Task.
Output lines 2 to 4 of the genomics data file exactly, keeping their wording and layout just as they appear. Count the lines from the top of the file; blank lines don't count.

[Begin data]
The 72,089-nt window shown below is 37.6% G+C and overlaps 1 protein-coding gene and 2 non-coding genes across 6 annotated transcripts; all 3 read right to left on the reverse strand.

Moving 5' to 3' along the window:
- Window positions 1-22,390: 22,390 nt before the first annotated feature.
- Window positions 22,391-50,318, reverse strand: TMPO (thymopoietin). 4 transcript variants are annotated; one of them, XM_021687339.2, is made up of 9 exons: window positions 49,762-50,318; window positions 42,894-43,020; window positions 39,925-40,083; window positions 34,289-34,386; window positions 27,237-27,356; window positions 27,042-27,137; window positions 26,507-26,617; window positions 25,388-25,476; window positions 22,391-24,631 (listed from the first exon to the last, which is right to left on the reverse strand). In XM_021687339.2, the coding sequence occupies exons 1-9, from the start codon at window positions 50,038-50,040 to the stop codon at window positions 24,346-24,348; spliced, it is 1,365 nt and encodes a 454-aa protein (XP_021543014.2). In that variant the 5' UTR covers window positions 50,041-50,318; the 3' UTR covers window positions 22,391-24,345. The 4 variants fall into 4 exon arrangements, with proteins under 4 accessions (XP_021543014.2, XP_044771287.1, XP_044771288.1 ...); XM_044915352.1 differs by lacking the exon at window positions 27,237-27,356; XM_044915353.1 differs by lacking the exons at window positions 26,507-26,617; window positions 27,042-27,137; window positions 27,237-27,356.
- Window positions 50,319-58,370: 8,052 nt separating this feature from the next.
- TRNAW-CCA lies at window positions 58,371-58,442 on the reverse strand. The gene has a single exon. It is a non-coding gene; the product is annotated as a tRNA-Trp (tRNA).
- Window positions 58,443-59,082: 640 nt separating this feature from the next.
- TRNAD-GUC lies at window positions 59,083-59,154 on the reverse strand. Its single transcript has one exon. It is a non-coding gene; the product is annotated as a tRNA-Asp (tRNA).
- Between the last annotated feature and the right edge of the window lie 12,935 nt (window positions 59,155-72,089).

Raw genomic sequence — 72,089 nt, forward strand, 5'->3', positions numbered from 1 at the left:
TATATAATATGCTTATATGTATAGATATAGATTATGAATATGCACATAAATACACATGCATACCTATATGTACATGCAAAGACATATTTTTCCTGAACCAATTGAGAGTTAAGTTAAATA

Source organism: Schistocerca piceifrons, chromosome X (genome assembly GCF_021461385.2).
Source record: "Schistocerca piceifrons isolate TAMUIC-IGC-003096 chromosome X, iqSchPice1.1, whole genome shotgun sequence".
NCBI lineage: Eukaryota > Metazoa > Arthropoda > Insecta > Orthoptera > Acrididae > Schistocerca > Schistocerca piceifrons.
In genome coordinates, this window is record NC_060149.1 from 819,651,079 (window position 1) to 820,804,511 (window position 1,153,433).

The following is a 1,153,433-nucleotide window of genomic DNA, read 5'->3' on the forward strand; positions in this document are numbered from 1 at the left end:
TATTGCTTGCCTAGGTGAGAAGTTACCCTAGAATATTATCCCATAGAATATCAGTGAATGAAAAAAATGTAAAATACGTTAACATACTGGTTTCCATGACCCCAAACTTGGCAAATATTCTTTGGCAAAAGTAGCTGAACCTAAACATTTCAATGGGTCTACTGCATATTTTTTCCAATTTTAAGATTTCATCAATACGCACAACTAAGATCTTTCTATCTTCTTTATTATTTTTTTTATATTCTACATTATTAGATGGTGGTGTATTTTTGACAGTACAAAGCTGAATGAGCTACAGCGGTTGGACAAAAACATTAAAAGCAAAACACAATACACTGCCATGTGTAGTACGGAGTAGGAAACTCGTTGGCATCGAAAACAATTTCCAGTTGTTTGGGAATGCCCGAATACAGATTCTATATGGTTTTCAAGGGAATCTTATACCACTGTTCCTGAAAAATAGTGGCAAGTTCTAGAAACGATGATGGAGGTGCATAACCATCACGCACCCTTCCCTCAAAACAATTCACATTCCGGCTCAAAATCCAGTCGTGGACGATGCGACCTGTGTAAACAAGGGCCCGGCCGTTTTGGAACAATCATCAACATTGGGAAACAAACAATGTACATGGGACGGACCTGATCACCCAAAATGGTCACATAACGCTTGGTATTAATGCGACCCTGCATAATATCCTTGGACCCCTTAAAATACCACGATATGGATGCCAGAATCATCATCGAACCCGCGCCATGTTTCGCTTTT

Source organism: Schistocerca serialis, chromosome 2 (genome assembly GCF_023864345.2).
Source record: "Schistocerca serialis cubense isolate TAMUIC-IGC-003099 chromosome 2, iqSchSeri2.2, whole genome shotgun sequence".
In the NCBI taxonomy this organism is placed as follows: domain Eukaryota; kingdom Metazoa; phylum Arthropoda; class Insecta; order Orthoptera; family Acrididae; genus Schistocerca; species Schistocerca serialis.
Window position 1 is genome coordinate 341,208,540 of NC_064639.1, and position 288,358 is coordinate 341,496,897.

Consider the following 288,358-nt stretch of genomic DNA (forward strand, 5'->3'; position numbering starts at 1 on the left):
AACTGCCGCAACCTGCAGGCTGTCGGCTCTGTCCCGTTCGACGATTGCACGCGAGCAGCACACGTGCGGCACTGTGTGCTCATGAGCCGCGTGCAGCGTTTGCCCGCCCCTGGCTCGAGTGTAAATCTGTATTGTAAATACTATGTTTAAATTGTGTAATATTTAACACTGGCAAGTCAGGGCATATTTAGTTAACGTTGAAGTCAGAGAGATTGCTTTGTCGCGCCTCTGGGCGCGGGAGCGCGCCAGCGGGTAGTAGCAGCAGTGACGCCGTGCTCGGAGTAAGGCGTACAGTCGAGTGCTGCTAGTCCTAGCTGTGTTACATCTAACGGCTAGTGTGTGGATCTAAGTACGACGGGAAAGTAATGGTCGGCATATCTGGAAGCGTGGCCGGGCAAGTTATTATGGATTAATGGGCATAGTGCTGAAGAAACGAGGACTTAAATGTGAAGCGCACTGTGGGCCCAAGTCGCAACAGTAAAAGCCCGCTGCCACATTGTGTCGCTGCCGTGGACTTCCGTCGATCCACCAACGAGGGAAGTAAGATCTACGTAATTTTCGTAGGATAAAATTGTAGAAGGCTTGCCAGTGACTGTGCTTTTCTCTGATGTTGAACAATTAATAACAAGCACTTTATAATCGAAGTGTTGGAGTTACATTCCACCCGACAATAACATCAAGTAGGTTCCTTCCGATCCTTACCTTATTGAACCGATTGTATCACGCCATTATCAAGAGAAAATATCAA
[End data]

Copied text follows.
Moving 5' to 3' along the window:
- Window positions 1-22,390: 22,390 nt before the first annotated feature.
- Window positions 22,391-50,318, reverse strand: TMPO (thymopoietin). 4 transcript variants are annotated; one of them, XM_021687339.2, is made up of 9 exons: window positions 49,762-50,318; window positions 42,894-43,020; window positions 39,925-40,083; window positions 34,289-34,386; window positions 27,237-27,356; window positions 27,042-27,137; window positions 26,507-26,617; window positions 25,388-25,476; window positions 22,391-24,631 (listed from the first exon to the last, which is right to left on the reverse strand). In XM_021687339.2, the coding sequence occupies exons 1-9, from the start codon at window positions 50,038-50,040 to the stop codon at window positions 24,346-24,348; spliced, it is 1,365 nt and encodes a 454-aa protein (XP_021543014.2). In that variant the 5' UTR covers window positions 50,041-50,318; the 3' UTR covers window positions 22,391-24,345. The 4 variants fall into 4 exon arrangements, with proteins under 4 accessions (XP_021543014.2, XP_044771287.1, XP_044771288.1 ...); XM_044915352.1 differs by lacking the exon at window positions 27,237-27,356; XM_044915353.1 differs by lacking the exons at window positions 26,507-26,617; window positions 27,042-27,137; window positions 27,237-27,356.